Recently the members of the Texas game, fish and oyster commission visited the Goodnight ranch and herd, along with delegations from Amarillo and other cities of Northwest Texas! with a view to acquiring the herd by outright purchase and obtaining a sanctuary for them in the proposed State park in the Palo Duro canyon, a beautiful gorge across the flat prairies and containing trees, water and some of the most beautiful scenery and rock formations in the Southwest.

Contrary to the general opinion the buffaloes, even in their wild state years ago, were comparatively easy to slay in large numbers by any hunter who knew their habits. Today in their feeding lots at the old Goodnight ranch headquarters at Goodnight, or grazing or resting in the shade in the shallow canyons, they seem to realize that there is no danger and hardly stir away from the intruder.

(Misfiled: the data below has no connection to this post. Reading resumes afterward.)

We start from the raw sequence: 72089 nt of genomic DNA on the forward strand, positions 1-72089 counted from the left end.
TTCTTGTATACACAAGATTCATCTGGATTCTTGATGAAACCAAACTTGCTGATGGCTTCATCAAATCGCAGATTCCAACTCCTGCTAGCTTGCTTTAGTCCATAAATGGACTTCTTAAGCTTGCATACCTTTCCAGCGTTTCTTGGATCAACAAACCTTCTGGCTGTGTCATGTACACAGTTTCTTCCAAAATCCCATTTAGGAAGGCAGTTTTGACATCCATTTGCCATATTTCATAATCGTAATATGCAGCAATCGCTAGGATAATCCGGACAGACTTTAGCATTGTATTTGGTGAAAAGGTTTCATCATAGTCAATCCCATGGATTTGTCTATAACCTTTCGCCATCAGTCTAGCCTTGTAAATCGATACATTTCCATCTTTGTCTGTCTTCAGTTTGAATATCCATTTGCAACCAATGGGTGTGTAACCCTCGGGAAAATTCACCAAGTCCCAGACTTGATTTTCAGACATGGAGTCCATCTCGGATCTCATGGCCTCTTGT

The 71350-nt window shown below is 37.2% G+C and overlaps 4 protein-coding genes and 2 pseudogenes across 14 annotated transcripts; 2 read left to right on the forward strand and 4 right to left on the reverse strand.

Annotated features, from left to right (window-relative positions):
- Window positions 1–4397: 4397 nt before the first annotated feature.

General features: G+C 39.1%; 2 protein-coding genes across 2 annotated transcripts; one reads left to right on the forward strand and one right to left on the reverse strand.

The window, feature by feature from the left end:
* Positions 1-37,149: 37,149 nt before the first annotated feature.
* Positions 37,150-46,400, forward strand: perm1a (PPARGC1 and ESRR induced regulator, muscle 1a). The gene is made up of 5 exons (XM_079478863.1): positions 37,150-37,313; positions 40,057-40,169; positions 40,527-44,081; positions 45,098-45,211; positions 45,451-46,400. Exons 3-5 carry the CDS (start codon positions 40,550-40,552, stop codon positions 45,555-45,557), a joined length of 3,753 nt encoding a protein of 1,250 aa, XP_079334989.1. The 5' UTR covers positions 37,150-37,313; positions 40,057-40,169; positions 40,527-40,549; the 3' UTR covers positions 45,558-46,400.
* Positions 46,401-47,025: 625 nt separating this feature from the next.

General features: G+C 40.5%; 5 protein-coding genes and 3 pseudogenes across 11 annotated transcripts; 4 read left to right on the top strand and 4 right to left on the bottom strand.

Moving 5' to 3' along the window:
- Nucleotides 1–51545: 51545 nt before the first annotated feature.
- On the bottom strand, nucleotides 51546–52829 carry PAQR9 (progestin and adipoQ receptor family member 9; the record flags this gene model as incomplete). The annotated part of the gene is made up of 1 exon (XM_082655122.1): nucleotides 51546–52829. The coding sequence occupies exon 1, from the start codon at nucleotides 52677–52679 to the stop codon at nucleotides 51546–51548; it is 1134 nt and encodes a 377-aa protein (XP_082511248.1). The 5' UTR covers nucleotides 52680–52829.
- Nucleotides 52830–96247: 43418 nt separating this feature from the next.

However, there are few visitors to the herd lately unless connected with the proposed slaughter which is to be advertised in a colorful appeal to the “sporting” blood of the Easterner. Strict orders have been left to admit no one without a permit from the ranch owner.


Times Colonist
Victoria British Columbia Canada Aug 22 1931

1 Preservation of Nearly Extinct European Bison, Is Planned
Giant Forest Hog and Jungle- bred Lions May Cross the Ocean

New York, Aug 22. -Dr. W. Reid Blair, director of the New York Zoological Park, sailed on the steamer Minnetonka for a seven-weeks’ visit in Europe. While the immediate object of Dr, Blair’s trip abroad is to study at close hand present conditions affecting the European bison, or wisent, he will inspect some East Indian cattle at Alfeld, in Prussia, with the object of establishing a wild cattle division at the Bronx Park.

“This new division for wild cattle will probably be placed near the bison range at the southern end of the park,” Dr. Blair said. “At present we have only one wild Cape buffalo from Africa, a pair of gayals from East India and an anoa, a pigmy buffalo, from the Philippines.